Will Oprah disown OWN?April 3, 2012: 12:36 PM ET
If she wrote a book about OWN, Oprah Winfrey said on CBS This Morning yesterday, she could call it 101 Mistakes.
Oprah's No. 1 error? Launching her cable TV network "when we really weren't ready to launch," she confessed to best friend Gayle King and her co-host, Charlie Rose.
About her 15-month-old joint venture with Discovery Communications (DISCA), Oprah added: "Had I known it was this difficult, I might have done something else."
With the former daytime TV queen now averaging fewer than 300,000 viewers in primetime, might she pull the plug on her cable network and go back to broadcast? Indeed, Oprah could call her old friend Bob Iger, the Walt Disney (DIS) CEO who oversees ABC, and say: "Bob, just give me back my big, beloved broadcast TV audience." She'd have a hit on the air in an instant.
But don't bet on Oprah quitting OWN—at least, not for a while. Last evening at Radio City Music Hall, she ended her day as dramatically as she started it: on stage with fellow evangelist Tony Robbins, preaching about "Living Fearlessly." This was a two-hour Lifeclass program that aired live on OWN. "Self-empowerment and fulfillment," she told the audience, "is the real and only reason I did a network." During a commercial break, she joked, "Building a network, I get to face my fears everyday."
The Radio City crowd (including me) left the theater, if not personally emboldened, believing that Oprah will soldier on in her entrepreneurial struggle. "You are what you believe," she told us, adding, "I'm God's child. That means I can do anything."
Meanwhile, Discovery is emboldened by a bit of good news: OWN has started to collect subscription fees from cable operators like Comcast (CMCSA), which initially carried the network for free. Discovery put up all the money for OWN—$312 million so far—in exchange for the Oprah brand, her library and her presence. Discovery pays Oprah, who took charge as CEO of OWN last summer, no salary. But to earn a profit on the venture, Discovery must increase sub fees and satisfy advertisers like Procter & Gamble (PG) and General Motors (GM), which had big expectations for the network.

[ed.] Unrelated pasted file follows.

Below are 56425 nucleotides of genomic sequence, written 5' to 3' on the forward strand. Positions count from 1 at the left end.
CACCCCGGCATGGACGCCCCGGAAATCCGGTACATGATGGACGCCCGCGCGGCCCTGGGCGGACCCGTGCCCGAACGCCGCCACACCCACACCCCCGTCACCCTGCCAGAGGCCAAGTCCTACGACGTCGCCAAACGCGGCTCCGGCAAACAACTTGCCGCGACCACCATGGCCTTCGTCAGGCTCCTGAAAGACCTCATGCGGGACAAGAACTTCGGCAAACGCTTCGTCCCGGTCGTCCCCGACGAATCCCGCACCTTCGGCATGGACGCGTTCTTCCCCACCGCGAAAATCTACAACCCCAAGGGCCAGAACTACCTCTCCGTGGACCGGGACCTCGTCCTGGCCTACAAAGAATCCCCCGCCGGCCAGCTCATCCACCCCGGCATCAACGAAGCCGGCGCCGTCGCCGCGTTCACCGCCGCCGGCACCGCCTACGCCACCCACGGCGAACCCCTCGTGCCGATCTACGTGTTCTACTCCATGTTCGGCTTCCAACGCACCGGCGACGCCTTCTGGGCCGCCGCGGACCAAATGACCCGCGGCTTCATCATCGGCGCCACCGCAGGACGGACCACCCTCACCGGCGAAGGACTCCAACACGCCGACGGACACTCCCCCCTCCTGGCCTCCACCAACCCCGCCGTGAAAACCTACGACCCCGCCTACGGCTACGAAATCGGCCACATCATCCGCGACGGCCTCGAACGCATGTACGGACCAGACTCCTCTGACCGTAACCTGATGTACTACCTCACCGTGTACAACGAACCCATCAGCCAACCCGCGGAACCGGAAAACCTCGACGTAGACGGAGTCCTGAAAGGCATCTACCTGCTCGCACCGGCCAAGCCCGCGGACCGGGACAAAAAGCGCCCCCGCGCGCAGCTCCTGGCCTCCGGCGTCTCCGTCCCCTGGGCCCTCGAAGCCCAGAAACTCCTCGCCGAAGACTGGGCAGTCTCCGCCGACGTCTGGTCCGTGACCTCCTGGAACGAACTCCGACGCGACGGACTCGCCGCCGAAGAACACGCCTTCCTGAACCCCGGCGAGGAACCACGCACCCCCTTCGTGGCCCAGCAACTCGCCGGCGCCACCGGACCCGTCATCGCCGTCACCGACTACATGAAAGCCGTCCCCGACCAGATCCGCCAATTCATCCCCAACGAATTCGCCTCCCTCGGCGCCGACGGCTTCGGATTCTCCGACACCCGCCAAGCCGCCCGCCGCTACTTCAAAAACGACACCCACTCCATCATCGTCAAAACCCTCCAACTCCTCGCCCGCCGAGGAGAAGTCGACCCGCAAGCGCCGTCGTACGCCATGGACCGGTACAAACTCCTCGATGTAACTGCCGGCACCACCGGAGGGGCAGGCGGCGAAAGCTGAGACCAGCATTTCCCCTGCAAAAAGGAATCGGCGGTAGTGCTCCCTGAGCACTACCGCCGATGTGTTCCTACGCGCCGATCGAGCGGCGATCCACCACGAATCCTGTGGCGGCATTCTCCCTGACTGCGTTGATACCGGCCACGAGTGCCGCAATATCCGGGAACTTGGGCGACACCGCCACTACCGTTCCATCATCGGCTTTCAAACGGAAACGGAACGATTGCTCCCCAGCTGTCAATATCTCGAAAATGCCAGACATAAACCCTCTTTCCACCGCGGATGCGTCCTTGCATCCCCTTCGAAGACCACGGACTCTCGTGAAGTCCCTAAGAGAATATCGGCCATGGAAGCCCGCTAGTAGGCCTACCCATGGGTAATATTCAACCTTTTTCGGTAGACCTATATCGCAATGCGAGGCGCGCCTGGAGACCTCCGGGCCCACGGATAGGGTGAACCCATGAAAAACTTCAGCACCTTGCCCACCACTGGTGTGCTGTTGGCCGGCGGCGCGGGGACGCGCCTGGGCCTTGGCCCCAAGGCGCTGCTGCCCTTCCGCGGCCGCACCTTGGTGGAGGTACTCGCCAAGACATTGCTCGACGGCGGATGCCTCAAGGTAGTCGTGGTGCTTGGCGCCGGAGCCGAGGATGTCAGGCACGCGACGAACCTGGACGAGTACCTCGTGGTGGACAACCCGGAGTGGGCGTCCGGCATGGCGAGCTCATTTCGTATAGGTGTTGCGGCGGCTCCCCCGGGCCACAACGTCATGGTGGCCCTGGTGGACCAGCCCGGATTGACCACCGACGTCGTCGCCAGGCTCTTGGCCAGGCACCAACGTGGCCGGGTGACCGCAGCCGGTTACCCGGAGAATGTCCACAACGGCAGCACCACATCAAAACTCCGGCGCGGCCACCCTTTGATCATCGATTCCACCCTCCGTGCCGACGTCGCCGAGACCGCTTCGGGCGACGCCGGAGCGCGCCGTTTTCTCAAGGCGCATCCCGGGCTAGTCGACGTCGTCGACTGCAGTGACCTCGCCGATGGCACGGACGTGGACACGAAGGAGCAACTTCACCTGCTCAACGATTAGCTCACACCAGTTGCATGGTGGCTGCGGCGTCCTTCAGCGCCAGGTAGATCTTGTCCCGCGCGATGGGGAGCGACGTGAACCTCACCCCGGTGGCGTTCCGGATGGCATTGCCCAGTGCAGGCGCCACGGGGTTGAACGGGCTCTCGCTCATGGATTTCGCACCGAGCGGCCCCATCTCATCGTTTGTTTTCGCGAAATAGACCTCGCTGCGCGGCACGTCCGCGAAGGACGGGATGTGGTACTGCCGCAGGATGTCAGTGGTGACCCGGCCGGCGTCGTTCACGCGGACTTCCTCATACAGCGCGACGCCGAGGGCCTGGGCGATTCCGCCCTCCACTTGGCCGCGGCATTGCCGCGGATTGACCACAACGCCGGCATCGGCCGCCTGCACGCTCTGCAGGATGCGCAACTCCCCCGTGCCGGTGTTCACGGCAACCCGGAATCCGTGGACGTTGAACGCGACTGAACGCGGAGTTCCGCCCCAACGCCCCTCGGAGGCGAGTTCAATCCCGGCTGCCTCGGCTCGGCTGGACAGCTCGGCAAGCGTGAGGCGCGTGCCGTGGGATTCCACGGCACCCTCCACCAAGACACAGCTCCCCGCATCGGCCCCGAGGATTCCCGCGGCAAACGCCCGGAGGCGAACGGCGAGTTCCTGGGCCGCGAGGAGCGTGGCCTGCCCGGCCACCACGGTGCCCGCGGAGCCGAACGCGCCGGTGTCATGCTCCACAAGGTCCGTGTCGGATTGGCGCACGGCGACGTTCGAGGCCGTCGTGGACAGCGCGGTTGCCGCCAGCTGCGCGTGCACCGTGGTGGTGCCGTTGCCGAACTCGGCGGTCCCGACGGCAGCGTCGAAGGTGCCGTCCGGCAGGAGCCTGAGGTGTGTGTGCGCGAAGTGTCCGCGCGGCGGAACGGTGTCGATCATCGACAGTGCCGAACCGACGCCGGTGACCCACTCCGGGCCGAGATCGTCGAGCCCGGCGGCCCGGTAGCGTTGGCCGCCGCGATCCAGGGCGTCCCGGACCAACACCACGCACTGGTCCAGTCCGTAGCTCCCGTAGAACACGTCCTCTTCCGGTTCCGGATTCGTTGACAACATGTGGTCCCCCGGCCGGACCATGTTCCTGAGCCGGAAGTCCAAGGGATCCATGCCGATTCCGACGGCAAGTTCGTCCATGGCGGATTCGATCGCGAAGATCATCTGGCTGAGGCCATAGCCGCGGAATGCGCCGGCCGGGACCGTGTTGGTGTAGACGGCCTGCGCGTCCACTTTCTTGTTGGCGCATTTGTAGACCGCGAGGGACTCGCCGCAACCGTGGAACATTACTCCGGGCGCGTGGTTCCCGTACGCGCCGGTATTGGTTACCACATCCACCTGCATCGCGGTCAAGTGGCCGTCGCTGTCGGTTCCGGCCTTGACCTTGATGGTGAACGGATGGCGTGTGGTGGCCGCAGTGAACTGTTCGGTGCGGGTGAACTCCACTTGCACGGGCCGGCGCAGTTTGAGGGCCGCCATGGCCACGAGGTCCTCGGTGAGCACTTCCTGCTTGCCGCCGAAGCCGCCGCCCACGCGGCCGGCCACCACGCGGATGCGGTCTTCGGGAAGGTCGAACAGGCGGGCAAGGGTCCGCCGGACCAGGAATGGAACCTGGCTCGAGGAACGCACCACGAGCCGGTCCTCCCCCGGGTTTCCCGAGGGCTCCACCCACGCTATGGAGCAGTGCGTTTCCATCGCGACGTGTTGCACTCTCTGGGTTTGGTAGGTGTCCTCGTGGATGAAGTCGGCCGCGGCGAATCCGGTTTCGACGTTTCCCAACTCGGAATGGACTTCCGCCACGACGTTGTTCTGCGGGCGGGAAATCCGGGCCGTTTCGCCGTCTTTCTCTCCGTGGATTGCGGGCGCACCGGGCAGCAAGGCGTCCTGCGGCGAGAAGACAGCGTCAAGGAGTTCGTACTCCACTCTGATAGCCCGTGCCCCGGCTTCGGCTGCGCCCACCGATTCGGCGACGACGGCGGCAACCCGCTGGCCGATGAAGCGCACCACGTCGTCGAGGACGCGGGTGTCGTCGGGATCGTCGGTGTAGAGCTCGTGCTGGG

And though some have speculated that Discovery CEO David Zaslav may cut his losses, he's more likely to exercise patience. Famously restless but fiercely competitive, he is too personally vested in OWN to walk. He came up with the idea for the network and sold it to Oprah, who had dreamed years before about having a venture called OWN. (See "Oprah's Next Act.")
So far, OWN's troubles don't seem to be hurting Discovery. The company, with $4.2 billion in 2011 revenues, has been one of the hottest stocks in the media universe. The shares, which are trading at an all-time high of $51.18, helped lift Zaslav's 2011 compensation, including vested options, to $52.4 million. Zaslav declined to comment for this story, but he has been reminding his colleagues at Discovery that building a successful cable network is always a "journey." Bravo and Fox News, for instance, took years to find their big audiences.
And Discovery learned its own lesson from one of its cable networks, TLC. Initially positioning TLC as a hip channel, with stars and an LA sensibility, Discovery struggled. TLC's viewers wanted to watch middle America. Today, TLC shows like Cake Boss and Toddlers in Tiaras help make it a top-rated network among female viewers. The lesson? Listen to your audience.